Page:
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The Dichotomy of Movie Tie-In Games

In recent years, many blockbuster movies have given rise to video games based on them.  While opinions on these tie-ins are usually mixed, there have been some that stand out from the others; either for being quite good, or EPICLY bad.  In this entry we will take a look at 2 games where for one the movie was bad with a passable game, the other is a cornerstone game with a horrible movie tie in.

A pre-adamantium Wolverine lunges at a mercenary soldier.

A pre-adamantium Wolverine lunges at a mercenary soldier.

The themes of these games seems to have been to fill in where the movies were either lacking, or to add exposition to characters where there was an opportunity.  2009’s ‘X-Men Origins: Wolverine’ is a great example of this.  Published by Activision for the PS2, PS3, PSP, Xbox 360, Nintendo Wii, Nintendo DS, and PC, this title focused on expanding the backstory of Wolverine’s inclusion into, and subsequent escape from the Weapon X project.  It featured a large array of moves, a stealth aspect, and visceral & gory gameplay (in the ‘Uncaged’ version).  As Wolverine took damage, the player could see pieces of Wolverine’s skeleton start to show through, which would eventually heal over due to the character’s mutant healing factor.  The voice acting, good story, multiple collectibles, and stellar graphics made this one of the best movie tie-in games in memory.

Ryu faces off against Blanka in the home version of Street Fighter: The Movie

Ryu faces off against Blanka in the home version of Street Fighter: The Movie

The opposite of this concept is, unfortunately, also true.  Take 1995’s ‘Street Fighter: The Movie’ game for instance.  Created by Capcom and Incredible Technologies for the arcade, PS1, and Sega Saturn; this thing was, in no uncertain terms, terrible.  Using digitized images of the cast of the Jean-Claude Van Damme film of the same name, the game attempted to capitalize on the popularity of Capcom’s  predecessors, while following the storyline from the movie.  In the lackluster story mode, a player would assume the role of Guile (JCVD’s character), and fight their way through multiple characters from the film.  The game suffered from excessive slowdown, lackluster graphics, a skeletal storyline, and almost no replay value.  It has also been consistently ranked as one of the worst movie-based video games of all time.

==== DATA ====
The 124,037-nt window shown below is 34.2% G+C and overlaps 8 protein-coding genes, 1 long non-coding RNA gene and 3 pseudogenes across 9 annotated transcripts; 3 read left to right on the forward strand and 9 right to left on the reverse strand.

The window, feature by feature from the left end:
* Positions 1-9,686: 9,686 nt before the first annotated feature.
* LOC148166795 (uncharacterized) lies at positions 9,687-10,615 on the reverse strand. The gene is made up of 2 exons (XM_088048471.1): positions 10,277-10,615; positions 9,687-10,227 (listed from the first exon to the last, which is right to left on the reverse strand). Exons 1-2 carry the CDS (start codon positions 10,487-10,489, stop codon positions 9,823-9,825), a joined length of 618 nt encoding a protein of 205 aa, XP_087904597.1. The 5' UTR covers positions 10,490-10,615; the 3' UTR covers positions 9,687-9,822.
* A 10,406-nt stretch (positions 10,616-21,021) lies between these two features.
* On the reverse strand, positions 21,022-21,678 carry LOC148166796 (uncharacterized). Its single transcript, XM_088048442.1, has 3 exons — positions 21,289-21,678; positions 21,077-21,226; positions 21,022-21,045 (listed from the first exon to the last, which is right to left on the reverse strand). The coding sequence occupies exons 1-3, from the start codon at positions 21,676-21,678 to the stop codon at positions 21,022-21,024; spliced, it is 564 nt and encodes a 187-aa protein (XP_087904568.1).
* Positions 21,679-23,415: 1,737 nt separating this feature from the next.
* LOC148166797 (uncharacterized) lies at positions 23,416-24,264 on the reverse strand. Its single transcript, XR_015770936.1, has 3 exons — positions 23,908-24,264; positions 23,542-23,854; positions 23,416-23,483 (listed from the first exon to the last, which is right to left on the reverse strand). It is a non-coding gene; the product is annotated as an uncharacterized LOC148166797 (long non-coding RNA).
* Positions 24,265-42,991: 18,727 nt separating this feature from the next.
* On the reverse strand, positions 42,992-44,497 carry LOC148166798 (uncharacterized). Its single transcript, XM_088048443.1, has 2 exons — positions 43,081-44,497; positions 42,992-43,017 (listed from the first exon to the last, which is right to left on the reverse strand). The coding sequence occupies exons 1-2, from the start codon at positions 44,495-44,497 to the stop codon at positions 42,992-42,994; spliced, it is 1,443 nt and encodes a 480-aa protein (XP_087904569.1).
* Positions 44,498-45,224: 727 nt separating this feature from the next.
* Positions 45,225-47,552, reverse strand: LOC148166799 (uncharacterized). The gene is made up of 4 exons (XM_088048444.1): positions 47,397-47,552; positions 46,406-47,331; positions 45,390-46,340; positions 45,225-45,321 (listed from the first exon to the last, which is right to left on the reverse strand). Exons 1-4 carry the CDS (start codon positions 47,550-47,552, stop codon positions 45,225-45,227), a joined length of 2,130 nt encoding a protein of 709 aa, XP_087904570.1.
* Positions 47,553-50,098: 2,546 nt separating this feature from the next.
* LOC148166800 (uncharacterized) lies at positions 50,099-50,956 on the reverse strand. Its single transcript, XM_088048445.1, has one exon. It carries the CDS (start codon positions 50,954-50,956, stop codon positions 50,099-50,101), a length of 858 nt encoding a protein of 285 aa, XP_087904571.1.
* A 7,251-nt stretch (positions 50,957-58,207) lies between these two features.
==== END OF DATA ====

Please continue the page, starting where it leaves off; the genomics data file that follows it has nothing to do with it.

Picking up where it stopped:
It seems that movie tie-in games will always be a thing.  Whether you appreciate them for their gameplay, their stories, what they add to their respective canons, or even if you are not a fan, they remain a money-maker for the entertainment industry.  Those of us who appreciate them can only hope that quality in these games remains a priority in years to come.

What are some other games based on movies can you think of that were good or bad?  Tell us in the comments below.

About Doug T. (475 Articles)
A lifelong gamer, disabilities advocate, avowed geek, and serious foodie. Doug was born in South America, currently resides in Northern VA, and spends the majority of his time indulging in his current passions of gaming & food, while making sure not to take life or himself too seriously.
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